Let’s think about grocery stores for a second. Smaller in-city stores can have aisles that are 15-25 yards long. A Costco or Sam’s Club can quadruple that distance. There are easily 100 yard shots in a big box store. For years tactical trainers have talked about how the “typical” civilian gunfight is “3 yards, 3 rounds, 3 seconds.” And that’s a perfectly acceptable baseline of competence. However, it doesn’t reflect the skills necessary for stopping an active shooter.
Here’s an easy test. Get a box of 3×5 index cards, and put one of those on a target. Start at 5 yards, and keep moving back until you can’t get a first shot hit on the index card. A 3×5 index card happens to be extremely similar in size to the eye/nose box that experts agree is an optimal target zone for immediate incapacitation.
Can you make a head shot at 15 yards on a range by yourself with no time limit? Be honest with yourself. If you can’t, there’s no shame, but maybe it’s time to focus your practice on something other than sub-second draws and bill drills on giant steel targets at 10 yards.
While we’re talking about skills, there’s something else that we need to discuss. In a situation like the Buffalo shooting, if you’re fighting back, you have to be absolutely accountable for every round you fire. Let’s say you can make a 15 yard head shot on the range. Can you make that same shot when there are innocent people running around? When the attacker is partially concealed by the store aisles?
The bad guys have the advantage here. They don’t care what their rounds hit, but your rounds can only hit the bad guy, or nothing at all.
Let’s say you can make that 15 yard head shot. Let’s say you’re fast and accurate. But you’re standing in the middle of aisle down range from someone with a rifle. This is where tactics and situational awareness matter, because you can be a good shooter and still get smoked because your tactics suck. But if you’re not a good shooter, you’re super focused on the gun problem, and that’s eating up brainpower that could be used to make tactical decisions. One of our experts, the former FBI SWAT member commented to me that it was better to move to an advantageous position and make a 5 yard head shot if you could. But to do that, you have to be aware of that as an option.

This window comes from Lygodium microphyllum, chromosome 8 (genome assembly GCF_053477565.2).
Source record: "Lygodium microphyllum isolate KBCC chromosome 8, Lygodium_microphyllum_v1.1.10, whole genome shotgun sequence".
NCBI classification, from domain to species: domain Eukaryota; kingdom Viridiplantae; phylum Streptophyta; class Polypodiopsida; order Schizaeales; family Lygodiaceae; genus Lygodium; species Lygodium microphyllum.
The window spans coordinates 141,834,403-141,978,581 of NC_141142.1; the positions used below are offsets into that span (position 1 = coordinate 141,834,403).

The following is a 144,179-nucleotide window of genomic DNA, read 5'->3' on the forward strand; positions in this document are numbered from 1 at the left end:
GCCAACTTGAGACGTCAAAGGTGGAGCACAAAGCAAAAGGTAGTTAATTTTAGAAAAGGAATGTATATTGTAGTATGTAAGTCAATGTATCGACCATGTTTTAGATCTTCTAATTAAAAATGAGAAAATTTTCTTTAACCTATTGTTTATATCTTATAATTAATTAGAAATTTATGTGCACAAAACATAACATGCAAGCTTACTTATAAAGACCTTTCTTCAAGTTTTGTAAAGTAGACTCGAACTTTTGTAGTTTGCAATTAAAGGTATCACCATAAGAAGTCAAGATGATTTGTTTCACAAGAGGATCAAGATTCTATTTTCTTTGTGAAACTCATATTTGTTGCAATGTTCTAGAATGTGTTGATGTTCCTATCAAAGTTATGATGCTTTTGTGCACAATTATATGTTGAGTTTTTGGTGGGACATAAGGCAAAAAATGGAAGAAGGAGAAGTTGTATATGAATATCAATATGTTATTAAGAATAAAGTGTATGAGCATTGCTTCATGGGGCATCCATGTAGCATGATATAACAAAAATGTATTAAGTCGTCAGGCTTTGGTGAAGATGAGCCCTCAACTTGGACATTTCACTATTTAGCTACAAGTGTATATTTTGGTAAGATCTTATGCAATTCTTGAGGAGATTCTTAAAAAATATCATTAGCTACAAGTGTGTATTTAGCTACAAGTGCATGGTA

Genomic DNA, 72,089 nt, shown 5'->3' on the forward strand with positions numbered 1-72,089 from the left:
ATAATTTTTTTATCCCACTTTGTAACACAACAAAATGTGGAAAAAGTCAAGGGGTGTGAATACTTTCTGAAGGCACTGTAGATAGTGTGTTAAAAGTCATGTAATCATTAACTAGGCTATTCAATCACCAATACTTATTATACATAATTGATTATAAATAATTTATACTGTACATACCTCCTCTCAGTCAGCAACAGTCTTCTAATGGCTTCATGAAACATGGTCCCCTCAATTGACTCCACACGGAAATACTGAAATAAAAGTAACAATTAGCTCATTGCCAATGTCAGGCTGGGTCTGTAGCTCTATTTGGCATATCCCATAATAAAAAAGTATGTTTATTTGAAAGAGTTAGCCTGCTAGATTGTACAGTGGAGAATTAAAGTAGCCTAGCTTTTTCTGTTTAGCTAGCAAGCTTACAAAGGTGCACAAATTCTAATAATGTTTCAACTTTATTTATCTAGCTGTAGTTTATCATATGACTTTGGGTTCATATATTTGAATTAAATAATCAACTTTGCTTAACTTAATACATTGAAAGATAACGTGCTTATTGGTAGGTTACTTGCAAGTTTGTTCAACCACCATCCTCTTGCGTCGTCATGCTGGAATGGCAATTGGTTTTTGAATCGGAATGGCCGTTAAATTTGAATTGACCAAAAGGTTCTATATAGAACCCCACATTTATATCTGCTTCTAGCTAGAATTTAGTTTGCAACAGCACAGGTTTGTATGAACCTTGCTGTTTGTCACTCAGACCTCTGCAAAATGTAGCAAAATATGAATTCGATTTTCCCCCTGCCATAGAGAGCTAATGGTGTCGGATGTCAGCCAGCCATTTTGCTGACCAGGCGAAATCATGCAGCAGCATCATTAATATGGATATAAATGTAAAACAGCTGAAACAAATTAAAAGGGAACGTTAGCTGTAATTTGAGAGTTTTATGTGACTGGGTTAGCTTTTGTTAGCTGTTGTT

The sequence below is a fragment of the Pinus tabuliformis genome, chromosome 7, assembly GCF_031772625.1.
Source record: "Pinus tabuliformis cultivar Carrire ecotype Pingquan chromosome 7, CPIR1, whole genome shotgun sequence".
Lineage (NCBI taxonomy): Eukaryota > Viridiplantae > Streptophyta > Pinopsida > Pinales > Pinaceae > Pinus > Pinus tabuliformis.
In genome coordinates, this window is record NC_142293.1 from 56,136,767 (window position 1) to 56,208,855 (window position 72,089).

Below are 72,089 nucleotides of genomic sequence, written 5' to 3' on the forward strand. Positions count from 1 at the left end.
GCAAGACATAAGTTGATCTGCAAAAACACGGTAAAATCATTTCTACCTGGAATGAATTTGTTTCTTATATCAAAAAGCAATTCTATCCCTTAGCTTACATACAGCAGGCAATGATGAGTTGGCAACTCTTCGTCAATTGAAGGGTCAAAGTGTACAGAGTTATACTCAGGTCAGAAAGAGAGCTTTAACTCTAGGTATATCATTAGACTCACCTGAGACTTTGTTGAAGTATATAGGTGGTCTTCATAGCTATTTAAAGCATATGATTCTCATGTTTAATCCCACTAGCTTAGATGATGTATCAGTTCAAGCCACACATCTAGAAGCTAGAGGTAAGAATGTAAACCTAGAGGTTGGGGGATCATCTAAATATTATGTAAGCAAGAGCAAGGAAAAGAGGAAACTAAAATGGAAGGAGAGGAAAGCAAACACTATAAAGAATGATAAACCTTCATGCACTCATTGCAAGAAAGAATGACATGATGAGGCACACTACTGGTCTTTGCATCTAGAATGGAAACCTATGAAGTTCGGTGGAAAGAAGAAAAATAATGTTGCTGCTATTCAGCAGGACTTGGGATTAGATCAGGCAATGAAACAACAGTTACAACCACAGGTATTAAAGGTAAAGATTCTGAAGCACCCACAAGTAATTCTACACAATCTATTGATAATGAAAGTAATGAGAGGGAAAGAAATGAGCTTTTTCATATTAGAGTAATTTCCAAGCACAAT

If you’re really serious then about stopping an active shooter, you have to train accordingly. You need to develop the marksmanship skills to hit a target the size of an orange on command from distances well over 5 yards. You then need to develop the automaticity with your marksmanship skills so that your brain can successfully process the tactical situation and not be overloaded by the shooting problem.
But how do we get these skills? If you’re an armed professional or a CCW holder, it means spending your own time and money to acquire them. You have to take classes from quality instructors to develop the skills, then pressure test your marksmanship skills in competition shooting. You can pressure test your tactics in well structured force on force. And then you repeat that cycle regularly to keep the sword sharp.
But lastly, and yet most importantly, you must posses the will to fight. Aaron Salter Jr had the will to fight. That’s not a decision you can make in the moment. You, as a cop, a soldier, an airman, a Marine, or an armed citizen have to sit down and really think this through. Think what you’re willing to fight, and possibly die for. Think what you’re willing to risk your financial freedom, your personal freedom, and your life for.
Because you can have good tactics and be a great marksman, but if you lack the will to fight, you’ll fail.